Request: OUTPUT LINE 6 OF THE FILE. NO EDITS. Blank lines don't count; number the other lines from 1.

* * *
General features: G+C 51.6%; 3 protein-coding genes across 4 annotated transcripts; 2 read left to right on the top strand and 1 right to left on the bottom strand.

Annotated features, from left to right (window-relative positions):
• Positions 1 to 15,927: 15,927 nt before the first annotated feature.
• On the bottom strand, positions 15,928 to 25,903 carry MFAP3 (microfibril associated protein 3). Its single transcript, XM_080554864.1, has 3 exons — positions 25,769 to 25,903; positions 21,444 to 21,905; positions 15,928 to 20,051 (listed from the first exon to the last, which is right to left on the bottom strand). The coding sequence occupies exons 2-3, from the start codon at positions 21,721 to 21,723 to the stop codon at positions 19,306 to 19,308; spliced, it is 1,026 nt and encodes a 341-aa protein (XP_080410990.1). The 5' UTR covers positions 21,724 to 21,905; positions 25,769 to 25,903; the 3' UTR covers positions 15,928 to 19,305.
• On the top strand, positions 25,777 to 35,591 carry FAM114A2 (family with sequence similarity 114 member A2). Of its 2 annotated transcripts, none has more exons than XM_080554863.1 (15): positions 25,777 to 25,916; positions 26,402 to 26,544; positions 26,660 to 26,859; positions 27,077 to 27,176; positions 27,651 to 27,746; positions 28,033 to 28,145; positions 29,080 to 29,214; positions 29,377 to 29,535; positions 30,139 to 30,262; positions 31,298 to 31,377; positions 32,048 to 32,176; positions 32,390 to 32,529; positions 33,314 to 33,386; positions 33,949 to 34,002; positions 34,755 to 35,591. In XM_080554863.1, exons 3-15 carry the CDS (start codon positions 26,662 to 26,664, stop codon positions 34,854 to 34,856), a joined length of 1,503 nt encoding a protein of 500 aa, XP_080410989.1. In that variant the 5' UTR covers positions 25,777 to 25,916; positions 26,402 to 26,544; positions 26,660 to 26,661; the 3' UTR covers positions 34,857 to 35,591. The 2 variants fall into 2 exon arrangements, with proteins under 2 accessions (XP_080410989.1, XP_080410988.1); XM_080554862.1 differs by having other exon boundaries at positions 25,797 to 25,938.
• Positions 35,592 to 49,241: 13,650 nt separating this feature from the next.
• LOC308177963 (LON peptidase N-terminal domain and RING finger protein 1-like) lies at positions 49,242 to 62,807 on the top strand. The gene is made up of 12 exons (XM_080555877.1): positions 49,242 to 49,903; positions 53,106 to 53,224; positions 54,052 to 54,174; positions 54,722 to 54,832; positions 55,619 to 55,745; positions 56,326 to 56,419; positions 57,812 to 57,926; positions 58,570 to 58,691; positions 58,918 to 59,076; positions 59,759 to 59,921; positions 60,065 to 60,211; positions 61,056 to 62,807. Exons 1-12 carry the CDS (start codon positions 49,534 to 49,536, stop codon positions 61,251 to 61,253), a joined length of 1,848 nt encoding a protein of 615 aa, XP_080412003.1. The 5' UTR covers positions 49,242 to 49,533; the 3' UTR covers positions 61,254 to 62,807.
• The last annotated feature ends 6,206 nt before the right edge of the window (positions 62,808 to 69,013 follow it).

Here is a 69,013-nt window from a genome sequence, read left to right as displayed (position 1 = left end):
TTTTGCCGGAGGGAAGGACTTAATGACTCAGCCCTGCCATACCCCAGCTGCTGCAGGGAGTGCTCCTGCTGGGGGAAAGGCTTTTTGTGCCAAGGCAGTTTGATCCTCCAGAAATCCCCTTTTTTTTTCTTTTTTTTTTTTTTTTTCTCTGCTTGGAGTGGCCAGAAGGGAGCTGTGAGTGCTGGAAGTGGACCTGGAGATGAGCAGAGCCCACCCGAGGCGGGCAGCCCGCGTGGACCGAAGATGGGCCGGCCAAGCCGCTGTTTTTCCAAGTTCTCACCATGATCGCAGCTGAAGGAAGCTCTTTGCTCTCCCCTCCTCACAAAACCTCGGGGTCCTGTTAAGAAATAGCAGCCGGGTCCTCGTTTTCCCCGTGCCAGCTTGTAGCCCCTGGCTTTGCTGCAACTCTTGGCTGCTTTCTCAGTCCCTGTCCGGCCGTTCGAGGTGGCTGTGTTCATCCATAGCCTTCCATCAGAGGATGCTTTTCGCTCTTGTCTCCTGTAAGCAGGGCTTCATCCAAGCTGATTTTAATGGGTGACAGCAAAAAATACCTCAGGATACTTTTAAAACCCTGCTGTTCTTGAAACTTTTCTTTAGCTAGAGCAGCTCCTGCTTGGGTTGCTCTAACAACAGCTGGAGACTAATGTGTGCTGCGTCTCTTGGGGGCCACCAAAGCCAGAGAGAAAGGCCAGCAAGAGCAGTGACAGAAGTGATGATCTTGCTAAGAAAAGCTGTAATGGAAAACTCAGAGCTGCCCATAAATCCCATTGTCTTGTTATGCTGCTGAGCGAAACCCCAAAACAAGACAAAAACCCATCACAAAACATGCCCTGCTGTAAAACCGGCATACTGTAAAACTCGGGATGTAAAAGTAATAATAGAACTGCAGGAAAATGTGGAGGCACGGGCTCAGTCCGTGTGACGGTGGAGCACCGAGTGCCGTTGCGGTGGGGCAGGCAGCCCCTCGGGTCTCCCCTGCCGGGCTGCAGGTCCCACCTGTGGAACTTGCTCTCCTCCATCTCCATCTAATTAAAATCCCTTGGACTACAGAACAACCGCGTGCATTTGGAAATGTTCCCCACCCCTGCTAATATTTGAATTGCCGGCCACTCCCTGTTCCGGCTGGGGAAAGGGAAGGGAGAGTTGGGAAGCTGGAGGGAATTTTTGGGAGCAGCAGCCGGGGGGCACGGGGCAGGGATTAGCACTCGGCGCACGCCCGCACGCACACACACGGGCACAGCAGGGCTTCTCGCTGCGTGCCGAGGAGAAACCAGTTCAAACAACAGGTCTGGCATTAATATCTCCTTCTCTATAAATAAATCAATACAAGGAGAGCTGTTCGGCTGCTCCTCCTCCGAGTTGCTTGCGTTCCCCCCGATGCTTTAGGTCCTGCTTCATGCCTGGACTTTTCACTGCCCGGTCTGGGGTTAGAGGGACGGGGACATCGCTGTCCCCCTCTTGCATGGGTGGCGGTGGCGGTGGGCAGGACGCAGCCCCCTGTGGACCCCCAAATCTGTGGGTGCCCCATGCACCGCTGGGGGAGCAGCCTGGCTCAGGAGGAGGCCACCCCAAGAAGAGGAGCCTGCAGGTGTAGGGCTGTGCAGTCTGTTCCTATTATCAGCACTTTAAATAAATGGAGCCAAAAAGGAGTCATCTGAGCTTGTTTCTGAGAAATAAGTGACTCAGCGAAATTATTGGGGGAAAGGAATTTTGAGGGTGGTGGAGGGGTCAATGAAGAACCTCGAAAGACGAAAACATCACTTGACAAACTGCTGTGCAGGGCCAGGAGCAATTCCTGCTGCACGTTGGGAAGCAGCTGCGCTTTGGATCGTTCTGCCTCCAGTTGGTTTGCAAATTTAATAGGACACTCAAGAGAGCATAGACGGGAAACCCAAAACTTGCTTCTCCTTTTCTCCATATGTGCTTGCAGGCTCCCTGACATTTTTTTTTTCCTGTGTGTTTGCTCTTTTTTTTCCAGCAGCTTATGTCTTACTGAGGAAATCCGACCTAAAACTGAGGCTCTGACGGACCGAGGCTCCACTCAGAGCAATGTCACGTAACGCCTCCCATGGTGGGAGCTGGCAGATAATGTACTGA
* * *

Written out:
• Positions 35,592 to 49,241: 13,650 nt separating this feature from the next.